The European Union officials recommended that the union gradually starts lifting border restrictions to allow for travel to resume normally and rejuvenate tourism after the Coronavirus pandemic forced all countries to ban international travel across the 27 countries of the Union
The temporary travel restrictions have already caused a shocking blow to tourism which makes up for 10% of the Union’s economic output.
The restriction applies even within the Schengen area that is made up of all the members of the Union as well as additional European countries. At least 17 countries have enforced emergency border controls in an effort to contain the spread of the COVID-19 virus.
Three Baltic states are already planning to open up their borders starting May 15 as the curb is eased.
However, even the countries that are relaxing their travel bans are enforcing a two-week quarantine for foreign travellers.
The Commission estimates some 6.4 million jobs could be lost in tourism, which employed 12 million people before the crisis.
As the result of the travel ban, the tourism sector may loose up to 6.4 million jobs. The sector employed 12 million people before the pandemic. Tourism has experienced a staggering 80-90% drop in turnover in Q1 of 2020. The sector prepares for a devastating summer season as the EU braces for a worst recession in decades.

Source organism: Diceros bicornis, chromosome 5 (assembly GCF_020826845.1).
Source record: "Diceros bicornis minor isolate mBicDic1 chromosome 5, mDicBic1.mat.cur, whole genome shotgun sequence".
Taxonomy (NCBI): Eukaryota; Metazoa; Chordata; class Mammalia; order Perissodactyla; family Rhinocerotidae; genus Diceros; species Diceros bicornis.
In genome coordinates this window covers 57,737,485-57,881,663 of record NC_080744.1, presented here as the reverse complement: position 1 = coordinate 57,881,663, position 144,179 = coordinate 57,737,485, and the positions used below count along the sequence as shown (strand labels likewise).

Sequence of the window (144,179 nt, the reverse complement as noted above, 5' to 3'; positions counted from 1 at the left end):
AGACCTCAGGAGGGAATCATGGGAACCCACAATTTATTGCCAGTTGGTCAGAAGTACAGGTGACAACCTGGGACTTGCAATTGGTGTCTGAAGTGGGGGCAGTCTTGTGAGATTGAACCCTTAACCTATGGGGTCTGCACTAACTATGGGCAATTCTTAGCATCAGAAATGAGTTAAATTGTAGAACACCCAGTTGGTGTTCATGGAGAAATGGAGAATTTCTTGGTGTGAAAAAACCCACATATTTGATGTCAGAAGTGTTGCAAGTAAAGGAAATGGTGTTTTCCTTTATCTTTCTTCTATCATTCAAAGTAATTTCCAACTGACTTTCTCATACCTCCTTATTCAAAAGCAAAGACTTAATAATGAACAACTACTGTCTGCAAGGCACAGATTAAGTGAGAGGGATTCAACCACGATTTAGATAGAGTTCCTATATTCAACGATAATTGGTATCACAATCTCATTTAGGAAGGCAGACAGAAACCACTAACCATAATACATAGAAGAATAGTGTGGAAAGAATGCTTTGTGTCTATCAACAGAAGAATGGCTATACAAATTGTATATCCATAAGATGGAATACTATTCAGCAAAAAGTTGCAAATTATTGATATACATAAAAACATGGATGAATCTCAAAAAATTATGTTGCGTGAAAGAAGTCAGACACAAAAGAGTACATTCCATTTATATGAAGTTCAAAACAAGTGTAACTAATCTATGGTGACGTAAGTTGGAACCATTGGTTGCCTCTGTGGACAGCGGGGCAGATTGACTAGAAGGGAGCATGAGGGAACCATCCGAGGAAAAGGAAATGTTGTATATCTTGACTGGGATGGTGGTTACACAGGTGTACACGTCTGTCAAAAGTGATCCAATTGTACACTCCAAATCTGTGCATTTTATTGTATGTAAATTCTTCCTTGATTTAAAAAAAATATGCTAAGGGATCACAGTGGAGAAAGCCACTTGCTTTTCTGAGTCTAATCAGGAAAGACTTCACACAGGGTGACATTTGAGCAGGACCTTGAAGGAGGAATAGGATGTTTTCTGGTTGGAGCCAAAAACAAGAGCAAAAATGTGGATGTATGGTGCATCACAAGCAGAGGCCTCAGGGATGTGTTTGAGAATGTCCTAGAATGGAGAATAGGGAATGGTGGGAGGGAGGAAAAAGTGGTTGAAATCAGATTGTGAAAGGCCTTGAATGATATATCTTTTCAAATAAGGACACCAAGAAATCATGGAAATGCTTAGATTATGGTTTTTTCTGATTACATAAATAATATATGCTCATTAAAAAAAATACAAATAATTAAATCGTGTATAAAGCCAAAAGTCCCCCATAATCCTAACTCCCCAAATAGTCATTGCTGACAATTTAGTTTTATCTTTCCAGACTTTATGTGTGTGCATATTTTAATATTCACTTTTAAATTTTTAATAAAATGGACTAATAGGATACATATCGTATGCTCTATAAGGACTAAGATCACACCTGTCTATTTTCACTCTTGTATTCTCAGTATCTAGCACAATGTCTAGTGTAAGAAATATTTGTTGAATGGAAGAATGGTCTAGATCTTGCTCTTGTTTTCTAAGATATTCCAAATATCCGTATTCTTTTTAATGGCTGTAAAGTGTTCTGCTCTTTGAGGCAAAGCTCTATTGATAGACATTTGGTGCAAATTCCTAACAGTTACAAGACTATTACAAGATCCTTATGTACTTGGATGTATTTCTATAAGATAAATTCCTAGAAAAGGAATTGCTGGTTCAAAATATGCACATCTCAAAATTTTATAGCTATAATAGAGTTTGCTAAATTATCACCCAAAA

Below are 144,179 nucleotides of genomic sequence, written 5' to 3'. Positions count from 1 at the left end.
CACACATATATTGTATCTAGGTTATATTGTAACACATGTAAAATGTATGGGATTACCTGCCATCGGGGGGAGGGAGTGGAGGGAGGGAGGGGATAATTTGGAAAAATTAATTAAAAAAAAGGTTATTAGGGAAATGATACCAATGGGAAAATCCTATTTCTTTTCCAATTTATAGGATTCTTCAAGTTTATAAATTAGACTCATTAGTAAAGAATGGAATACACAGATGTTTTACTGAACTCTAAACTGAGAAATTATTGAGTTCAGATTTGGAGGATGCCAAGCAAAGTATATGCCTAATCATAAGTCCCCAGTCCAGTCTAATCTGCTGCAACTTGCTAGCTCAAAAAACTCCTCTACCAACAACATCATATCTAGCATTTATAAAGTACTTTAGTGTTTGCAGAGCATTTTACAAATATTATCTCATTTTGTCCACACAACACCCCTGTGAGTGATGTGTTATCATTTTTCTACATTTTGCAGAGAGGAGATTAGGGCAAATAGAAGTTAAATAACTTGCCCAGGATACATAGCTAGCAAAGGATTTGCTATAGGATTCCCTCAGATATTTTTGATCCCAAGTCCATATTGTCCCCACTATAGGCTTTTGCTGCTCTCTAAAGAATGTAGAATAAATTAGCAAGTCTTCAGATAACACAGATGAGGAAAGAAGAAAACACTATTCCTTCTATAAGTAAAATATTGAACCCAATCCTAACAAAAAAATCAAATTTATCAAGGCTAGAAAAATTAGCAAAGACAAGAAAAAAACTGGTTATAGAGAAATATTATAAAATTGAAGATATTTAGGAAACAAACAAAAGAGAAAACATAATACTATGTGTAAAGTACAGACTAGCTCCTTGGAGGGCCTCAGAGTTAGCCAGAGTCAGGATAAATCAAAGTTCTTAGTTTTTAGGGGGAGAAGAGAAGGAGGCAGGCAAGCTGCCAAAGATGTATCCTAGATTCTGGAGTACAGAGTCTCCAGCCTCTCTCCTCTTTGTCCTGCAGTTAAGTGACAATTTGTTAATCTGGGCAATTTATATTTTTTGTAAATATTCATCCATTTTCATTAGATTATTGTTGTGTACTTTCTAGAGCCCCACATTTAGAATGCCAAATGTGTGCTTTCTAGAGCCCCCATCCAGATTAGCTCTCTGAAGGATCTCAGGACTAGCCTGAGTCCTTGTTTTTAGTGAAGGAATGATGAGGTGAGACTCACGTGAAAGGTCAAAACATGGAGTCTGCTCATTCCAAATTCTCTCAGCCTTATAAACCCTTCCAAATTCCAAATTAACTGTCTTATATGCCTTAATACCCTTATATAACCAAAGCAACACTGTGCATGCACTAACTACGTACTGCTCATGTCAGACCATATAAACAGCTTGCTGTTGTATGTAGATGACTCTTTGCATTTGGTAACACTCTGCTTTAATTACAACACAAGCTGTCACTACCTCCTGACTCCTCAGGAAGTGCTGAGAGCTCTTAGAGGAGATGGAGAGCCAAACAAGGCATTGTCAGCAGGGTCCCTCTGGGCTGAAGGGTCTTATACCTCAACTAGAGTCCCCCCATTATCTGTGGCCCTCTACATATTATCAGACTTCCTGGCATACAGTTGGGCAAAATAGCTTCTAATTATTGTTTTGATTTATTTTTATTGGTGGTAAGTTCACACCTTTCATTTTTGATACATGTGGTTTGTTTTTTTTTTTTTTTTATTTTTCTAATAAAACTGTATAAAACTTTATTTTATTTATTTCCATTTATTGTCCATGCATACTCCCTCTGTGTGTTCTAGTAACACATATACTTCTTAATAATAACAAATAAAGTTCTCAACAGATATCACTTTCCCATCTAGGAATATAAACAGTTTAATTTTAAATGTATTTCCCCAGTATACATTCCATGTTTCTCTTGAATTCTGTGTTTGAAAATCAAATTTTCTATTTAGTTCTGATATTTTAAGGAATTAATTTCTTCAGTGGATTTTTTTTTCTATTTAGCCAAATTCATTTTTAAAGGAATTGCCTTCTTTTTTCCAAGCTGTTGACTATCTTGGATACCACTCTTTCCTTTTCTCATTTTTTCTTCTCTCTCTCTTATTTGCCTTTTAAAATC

Tourism Industry In Grave Trouble
“Our tourism industry is in grave trouble,” the Commission stated, warning that the sector has reported falls in profit ranging from 50% for hotels and restaurants to 90% for cruises and airlines.
The pandemic has steered the EU on a road towards the worst-ever economic downturn. With the member states fighting over medical equipment, exporting bans on drugs, and imposing border curbs and money to save what is left their single market.
“Europe needs a break”
The EU executives plan to replace the travel ban with targeted restrictions and non-mandatory recommendations in order to gradually lift the ban as the situation improves.
Since Europeans are most likely to stay at home or travel within their country this summer, peripheral EU regions and islands are likely to be neglected and will take longer to recover.
“Until a vaccine or treatment is available, the needs and benefits of travel and tourism needs to be weighed against the risks of again facilitating the spread of the virus… possibly leading to a reintroduction of confinement measures,” the draft plan states.